Mental Health in Childhood
Raising a child can be challenging. Even under the best circumstances, their behaviors and emotions can change frequently and rapidly. All children are sad, anxious, irritable, or aggressive at times, or they occasionally find it challenging to sit still, pay attention, or interact with others. In most cases, these are just typical developmental phases. However, such behaviors may indicate a more serious problem in some children.
Mental disorders can begin in childhood. Examples include anxiety disorders, attention-deficit/hyperactivity disorder (ADHD), autism spectrum disorder, depression and other mood disorders, eating disorders, and post-traumatic stress disorder (PTSD). Without treatment, these mental health conditions can prevent children from reaching their full potential. Many adults who seek mental health treatment reflect on the impact of mental disorders on their childhood and wish they had received help sooner.
When to Seek Help
How can you tell the difference between challenging behaviors and emotions that are a normal part of growing up and those that are cause for concern? In general, consider seeking help if your child’s behavior persists for a few weeks or longer; causes distress for your child or your family; or interferes with your child’s functioning at school, at home, or with friends. If your child’s behavior is unsafe, or if your child talks about wanting to hurt themselves or someone else, seek help immediately.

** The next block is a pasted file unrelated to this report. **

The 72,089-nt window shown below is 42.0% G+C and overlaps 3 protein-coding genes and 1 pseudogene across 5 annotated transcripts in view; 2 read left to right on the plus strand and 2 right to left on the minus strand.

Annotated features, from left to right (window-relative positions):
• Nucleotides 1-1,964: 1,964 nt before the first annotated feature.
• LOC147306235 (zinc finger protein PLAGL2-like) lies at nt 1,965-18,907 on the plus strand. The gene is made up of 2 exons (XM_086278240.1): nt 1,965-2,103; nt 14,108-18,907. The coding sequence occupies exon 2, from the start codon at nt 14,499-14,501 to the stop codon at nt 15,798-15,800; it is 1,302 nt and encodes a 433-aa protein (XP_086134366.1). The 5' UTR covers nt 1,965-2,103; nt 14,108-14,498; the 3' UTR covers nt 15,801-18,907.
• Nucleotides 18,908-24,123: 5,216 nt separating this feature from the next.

Young children may benefit from an evaluation and treatment if they:
- Have frequent tantrums or are intensely irritable much of the time
- Often talk about fears or worries
- Complain about frequent stomachaches or headaches with no known medical cause
- Are in constant motion and cannot sit quietly (except when they are watching videos or playing video games)
- Sleep too much or too little, have frequent nightmares, or seem sleepy during the day
- Are not interested in playing with other children or have difficulty making friends
- Struggle academically or have experienced a recent decline in grades
- Repeat actions or check things many times out of fear that something bad may happen
Older children and adolescents may benefit from an evaluation and treatment if they:
- Have lost interest in things that they used to enjoy
- Have low energy
- Sleep too much or too little or seem sleepy throughout the day
- Are spending more and more time alone and avoid social activities with friends or family
- Diet or exercise excessively, or fear gaining weight
- Engage in self-harm behaviors (such as cutting or burning their skin)
- Smoke, drink, or use drugs
- Engage in risky or destructive behavior alone or with friends
- Have thoughts of suicide
- Have periods of highly elevated energy and activity and require much less sleep than usual
- Say that they think someone is trying to control their mind or that they hear things that other people cannot hear
Learn more about warning signs on the National Institute of Mental Health’s (NIMH) Child and Adolescent Mental Health webpage.